2. Hi there, With regards your rash Dermatitis Herpetiformis, the little bumps don't necessarily have to be fluid filled. On the Coeliac Australiasite (I'm an Aussie) it says the rash can appear 'hive-like, persisting in one area, or it may look like a pink and scaly dermatitis'. I have a small pink scaly patch on the side of my wrist as well as persistent little red dots/ bumps on one knee cap that sometimes get extremely itchy, but only sporadically. My GP suspected HD so I've just had blood tests for celiac disease. And though I'm not aware of having obvious reactions to wheat or gluten, over the past 3 years I have developed very strong allergic reactions to psyllium, quinoa and oats (even though I've been eating oats for decades). Apparently the protein in oats (avenin) is very similar in structure to the gliadin protein in wheat and there's thoughts now that there may be a subset of celiacs who also react to avenin. As for the balsamic vinegar, I too have very strong reactions to it. Balsamic vinegar is very high in two natural food chemicals called salicylates and amines and it may be that you're sensitive to either or both of these chemicals. Generally the longer food is stored or left to mature, the greater its amine (and histamine) content and the more problematic it can be for individuals with food sensitivities and intolerance. This site is a great starting point to understanding the different types of food allergies and sensitivities that can can be caused by salicylates, amines and glutamates and the affects they can have. And if you want to explore some of it further, here's a link to their 'failsafe' elimination diet. You'll also find a lot of information about all of this at fedup.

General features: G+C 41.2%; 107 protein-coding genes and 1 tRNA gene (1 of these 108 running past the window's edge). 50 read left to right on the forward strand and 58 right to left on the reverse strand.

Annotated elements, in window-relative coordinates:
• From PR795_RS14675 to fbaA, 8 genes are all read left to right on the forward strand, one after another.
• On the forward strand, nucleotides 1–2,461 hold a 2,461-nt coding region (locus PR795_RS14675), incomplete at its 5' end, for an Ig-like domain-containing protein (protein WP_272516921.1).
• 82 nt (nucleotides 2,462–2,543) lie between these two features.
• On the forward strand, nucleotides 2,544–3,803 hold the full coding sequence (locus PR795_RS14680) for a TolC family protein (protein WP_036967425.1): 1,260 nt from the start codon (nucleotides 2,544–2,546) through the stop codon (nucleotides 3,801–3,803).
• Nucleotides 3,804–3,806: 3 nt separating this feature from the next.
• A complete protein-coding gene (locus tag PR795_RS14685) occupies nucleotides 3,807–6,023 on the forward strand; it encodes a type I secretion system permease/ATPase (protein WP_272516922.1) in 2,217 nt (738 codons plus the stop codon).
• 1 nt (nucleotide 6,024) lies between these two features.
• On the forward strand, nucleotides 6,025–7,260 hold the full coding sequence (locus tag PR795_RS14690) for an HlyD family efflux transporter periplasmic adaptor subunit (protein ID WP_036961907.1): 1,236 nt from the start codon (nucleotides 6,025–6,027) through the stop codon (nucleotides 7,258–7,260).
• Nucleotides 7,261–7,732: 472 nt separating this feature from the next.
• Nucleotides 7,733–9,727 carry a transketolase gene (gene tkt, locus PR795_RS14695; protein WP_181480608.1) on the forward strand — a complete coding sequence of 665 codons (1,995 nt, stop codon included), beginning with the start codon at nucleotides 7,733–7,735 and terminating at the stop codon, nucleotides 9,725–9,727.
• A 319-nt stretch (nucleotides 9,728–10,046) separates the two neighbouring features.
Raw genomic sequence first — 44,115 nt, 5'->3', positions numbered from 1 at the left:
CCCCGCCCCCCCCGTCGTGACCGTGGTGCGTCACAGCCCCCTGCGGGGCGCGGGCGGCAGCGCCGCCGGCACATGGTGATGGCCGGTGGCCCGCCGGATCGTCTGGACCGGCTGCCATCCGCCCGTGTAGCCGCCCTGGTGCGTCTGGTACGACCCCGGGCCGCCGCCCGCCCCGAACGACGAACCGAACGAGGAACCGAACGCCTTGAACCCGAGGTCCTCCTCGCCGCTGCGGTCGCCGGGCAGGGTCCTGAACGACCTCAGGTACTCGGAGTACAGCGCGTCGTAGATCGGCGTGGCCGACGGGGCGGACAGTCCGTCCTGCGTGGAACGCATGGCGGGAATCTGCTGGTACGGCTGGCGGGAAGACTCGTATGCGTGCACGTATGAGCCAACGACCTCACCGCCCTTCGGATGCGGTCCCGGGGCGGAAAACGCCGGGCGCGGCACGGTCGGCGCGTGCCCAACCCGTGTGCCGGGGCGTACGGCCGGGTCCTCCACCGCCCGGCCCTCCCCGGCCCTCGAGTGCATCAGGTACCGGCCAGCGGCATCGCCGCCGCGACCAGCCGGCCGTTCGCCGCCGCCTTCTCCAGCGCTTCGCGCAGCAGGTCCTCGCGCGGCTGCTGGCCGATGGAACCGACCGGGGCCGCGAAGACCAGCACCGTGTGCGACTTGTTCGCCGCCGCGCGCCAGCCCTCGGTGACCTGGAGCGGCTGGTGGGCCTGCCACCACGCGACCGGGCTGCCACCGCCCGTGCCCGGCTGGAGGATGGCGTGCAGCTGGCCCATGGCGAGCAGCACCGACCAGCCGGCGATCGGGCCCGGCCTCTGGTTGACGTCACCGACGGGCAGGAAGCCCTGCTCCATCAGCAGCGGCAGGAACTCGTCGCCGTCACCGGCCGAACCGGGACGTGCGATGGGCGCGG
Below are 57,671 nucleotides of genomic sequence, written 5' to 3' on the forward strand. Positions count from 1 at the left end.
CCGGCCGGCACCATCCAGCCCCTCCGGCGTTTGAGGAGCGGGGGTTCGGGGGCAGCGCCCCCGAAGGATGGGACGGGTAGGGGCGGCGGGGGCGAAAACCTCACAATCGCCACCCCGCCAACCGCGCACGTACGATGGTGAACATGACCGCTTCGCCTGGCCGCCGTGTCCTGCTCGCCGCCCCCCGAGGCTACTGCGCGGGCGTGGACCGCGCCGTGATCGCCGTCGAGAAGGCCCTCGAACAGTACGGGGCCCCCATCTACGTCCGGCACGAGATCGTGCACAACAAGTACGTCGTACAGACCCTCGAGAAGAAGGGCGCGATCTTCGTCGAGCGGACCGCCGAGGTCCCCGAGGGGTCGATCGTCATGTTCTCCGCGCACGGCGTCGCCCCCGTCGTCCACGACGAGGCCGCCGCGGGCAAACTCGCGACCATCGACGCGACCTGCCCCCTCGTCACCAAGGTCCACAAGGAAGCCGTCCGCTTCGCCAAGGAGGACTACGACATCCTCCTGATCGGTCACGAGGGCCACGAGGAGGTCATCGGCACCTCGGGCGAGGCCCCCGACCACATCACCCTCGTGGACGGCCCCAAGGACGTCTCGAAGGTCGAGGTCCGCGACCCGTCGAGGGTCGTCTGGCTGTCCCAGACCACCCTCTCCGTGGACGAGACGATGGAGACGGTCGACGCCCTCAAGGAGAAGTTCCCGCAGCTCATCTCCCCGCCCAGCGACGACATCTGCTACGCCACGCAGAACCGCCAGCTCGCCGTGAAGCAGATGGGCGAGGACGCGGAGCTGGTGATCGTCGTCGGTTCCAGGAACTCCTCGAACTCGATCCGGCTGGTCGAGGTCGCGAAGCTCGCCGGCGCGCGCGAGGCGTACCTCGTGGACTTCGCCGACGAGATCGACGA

3. Hi there, I'm hoping someone might be able to help me interpret my celiac serology test results. I've read that IgA deficiency can make some of the other test results invalid, but how do you know if you're IgA deficient or just low in IgA? TTG IgA <1 U/mL range (<7) [Gliadin (DGP) IgG <1 U/mL range (<7) IgA 0.82L g/L range (1.24 - 4.16) Do I need to ask for any further testing or can I rest easy? Thanks Ri